In Practice, Production on December 27, 2010 at 2:34 pm
K and her mother busy themselves with it by the Christmas tree. A thousand pieces; not the largest you have heard of I’m sure but when the image is Gustav Klimt‘s “Mrs Adele Bloch-Bauer” the challenge is considerable.
It can be difficult fitting all the pieces of a picture together when it is so complex. We are not long in and are warming ourselves after an expedition to a nearby hill for some sledding. Standing at the top at dusk and watching three or four families race down the slope and drag their sleds back up – windows twinkling in the distance as lights and fires are lit – I am reminded of the simpler jigsaws I would receive at Christmas when I was a child. More
In Practice, Production on December 13, 2010 at 10:43 am
Blood. Spain. Me.
Where’s this going?
I don’t know.
Hot blooded. That’s what they say of the Spanish. Or Mexicans come to think of it. Or Italians. Basically anyone south of Brighton. It’s an awful cliché of course. A stereotype; it conjures images of fraught love trysts, fighting in the streets, bull rings, criminality and…well, blood.
This week I have had to jump through another couple of (relatively painless) bureaucratic hoops because I need to go to a doctor in the extracción department and give a sample of mine. If I’m to continue on my current medication then my blood is going to have to behave itself. More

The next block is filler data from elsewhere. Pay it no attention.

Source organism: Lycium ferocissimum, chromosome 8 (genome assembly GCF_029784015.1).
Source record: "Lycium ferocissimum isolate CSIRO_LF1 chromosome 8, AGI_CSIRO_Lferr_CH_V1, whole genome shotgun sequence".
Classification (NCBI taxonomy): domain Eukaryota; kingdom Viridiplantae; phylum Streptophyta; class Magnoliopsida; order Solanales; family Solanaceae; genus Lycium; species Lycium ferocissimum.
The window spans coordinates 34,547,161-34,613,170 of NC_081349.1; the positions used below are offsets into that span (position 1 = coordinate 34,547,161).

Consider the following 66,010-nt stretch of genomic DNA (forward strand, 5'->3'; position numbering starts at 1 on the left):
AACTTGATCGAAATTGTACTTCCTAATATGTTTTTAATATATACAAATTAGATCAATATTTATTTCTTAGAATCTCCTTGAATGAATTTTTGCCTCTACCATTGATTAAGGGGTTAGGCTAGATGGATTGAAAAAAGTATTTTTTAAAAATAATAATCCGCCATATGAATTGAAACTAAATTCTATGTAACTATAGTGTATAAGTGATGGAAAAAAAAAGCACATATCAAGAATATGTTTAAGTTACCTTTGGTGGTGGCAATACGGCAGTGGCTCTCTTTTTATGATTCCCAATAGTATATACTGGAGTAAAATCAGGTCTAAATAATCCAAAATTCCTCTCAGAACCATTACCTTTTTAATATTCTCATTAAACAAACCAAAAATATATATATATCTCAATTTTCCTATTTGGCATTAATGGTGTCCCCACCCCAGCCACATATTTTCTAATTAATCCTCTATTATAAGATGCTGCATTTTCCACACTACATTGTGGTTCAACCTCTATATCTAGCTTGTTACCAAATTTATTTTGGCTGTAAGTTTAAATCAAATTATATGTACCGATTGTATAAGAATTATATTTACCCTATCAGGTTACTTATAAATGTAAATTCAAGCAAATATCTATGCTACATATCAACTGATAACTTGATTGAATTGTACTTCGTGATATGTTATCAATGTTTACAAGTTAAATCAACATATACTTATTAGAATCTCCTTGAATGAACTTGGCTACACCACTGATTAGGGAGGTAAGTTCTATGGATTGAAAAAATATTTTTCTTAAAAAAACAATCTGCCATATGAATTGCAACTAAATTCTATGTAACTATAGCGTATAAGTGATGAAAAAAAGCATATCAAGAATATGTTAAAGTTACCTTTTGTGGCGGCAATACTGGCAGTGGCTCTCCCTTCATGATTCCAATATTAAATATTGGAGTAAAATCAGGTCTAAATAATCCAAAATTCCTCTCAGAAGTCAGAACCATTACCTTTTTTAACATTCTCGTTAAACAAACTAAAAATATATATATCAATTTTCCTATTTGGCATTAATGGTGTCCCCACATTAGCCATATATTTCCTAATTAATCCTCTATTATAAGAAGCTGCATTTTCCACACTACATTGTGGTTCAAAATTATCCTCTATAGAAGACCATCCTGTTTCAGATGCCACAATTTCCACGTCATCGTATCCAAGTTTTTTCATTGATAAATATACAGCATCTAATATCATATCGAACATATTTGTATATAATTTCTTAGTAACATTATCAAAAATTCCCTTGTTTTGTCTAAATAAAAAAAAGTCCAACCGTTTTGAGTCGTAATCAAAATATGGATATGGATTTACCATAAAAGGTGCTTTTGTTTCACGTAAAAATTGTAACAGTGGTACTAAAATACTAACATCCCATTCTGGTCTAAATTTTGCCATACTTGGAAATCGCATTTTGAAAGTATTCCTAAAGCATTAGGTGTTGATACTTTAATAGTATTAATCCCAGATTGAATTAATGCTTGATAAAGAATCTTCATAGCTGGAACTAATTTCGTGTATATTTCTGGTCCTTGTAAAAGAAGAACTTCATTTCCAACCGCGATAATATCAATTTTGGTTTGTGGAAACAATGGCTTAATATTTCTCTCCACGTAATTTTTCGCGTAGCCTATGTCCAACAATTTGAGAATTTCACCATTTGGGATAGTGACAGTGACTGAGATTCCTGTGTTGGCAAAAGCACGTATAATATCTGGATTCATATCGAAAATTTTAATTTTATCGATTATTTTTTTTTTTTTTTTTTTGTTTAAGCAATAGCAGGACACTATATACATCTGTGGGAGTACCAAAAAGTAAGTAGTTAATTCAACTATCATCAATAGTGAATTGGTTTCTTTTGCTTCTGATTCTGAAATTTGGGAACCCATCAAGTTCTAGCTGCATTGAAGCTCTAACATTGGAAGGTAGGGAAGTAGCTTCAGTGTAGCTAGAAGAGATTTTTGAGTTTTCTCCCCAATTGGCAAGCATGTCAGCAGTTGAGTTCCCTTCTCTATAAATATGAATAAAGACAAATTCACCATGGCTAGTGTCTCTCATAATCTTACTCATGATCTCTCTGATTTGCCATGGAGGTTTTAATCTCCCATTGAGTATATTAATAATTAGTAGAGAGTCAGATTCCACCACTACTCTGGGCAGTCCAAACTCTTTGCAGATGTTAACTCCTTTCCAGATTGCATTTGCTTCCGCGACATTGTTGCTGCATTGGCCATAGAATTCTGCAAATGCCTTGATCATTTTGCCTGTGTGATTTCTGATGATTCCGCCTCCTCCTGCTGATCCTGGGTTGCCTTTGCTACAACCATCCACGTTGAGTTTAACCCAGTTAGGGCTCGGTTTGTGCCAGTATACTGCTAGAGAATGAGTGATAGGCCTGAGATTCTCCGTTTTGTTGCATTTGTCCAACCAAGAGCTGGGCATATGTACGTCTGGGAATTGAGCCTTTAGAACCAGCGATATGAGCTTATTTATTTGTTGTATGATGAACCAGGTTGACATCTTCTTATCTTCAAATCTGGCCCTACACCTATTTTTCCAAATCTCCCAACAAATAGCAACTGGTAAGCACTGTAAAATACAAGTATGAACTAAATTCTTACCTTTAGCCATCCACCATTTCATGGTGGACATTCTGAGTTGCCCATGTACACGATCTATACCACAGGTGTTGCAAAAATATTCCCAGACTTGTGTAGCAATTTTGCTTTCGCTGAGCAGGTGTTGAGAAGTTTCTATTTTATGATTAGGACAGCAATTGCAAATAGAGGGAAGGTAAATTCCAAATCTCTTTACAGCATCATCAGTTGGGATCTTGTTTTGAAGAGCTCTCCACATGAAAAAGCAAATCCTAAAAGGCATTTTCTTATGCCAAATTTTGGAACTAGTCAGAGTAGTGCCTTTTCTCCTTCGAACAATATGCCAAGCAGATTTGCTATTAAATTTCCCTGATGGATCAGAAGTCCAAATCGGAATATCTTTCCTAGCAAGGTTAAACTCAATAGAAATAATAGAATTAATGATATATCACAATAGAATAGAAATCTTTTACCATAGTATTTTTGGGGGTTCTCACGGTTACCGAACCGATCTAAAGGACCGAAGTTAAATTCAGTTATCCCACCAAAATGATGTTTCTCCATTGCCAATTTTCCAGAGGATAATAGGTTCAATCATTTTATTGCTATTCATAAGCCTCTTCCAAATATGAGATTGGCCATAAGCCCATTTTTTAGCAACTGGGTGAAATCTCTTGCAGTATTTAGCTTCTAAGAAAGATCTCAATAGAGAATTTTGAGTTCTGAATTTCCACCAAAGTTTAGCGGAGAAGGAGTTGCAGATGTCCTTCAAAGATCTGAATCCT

In Practice, Production on December 3, 2010 at 10:59 am
I had wondered why such generous concrete boundaries had been afforded the little more-or-less-dry river bed that winds along in front of the English school.
Now I know.
I’m standing beneath the nearby bridge in my socks and underwear. It’s raining, hard and heavy; water gushes all around me – the whole world it seems is a waterfall today. I’ve found a sheltered and slightly raised patch of pathway and make damp footprints on it with my socks. The artificial riverbank is being tested and has burst in some places.
Before anyone calls social services, I had to duck in under here to get out of my sodden jeans and to put on a dry pair of trousers. Why? More
In Plenary, Practice on November 26, 2010 at 12:28 pm
You know that feeling you get when you’re sure you’ve left the iron on? Or you think you might have? Or the gas. Or in K’s case, the straightener (an iron for hair). You know you’ve left the house a thousand times before and you know that to date it has always been there when you get back – a house, not the charred remains of one – but you just can’t shake the feeling that a disaster is unfolding even as you consider whether it is or not. Unfolding, that is.
And then you get the negotiation with self; well, even if it’s on it was propped up on the safety thingamy at the end of the ironing board so it won’t burn through anything. Or the straightener is on the bidet (did I mention we now have a bidet?) which neither of us has had the courage to use as yet so it’s bone dry and, as far as electrical fire risks go, approximately a zero. More
In Practice, Production on November 19, 2010 at 10:38 am
“I think we’re cool”, says K.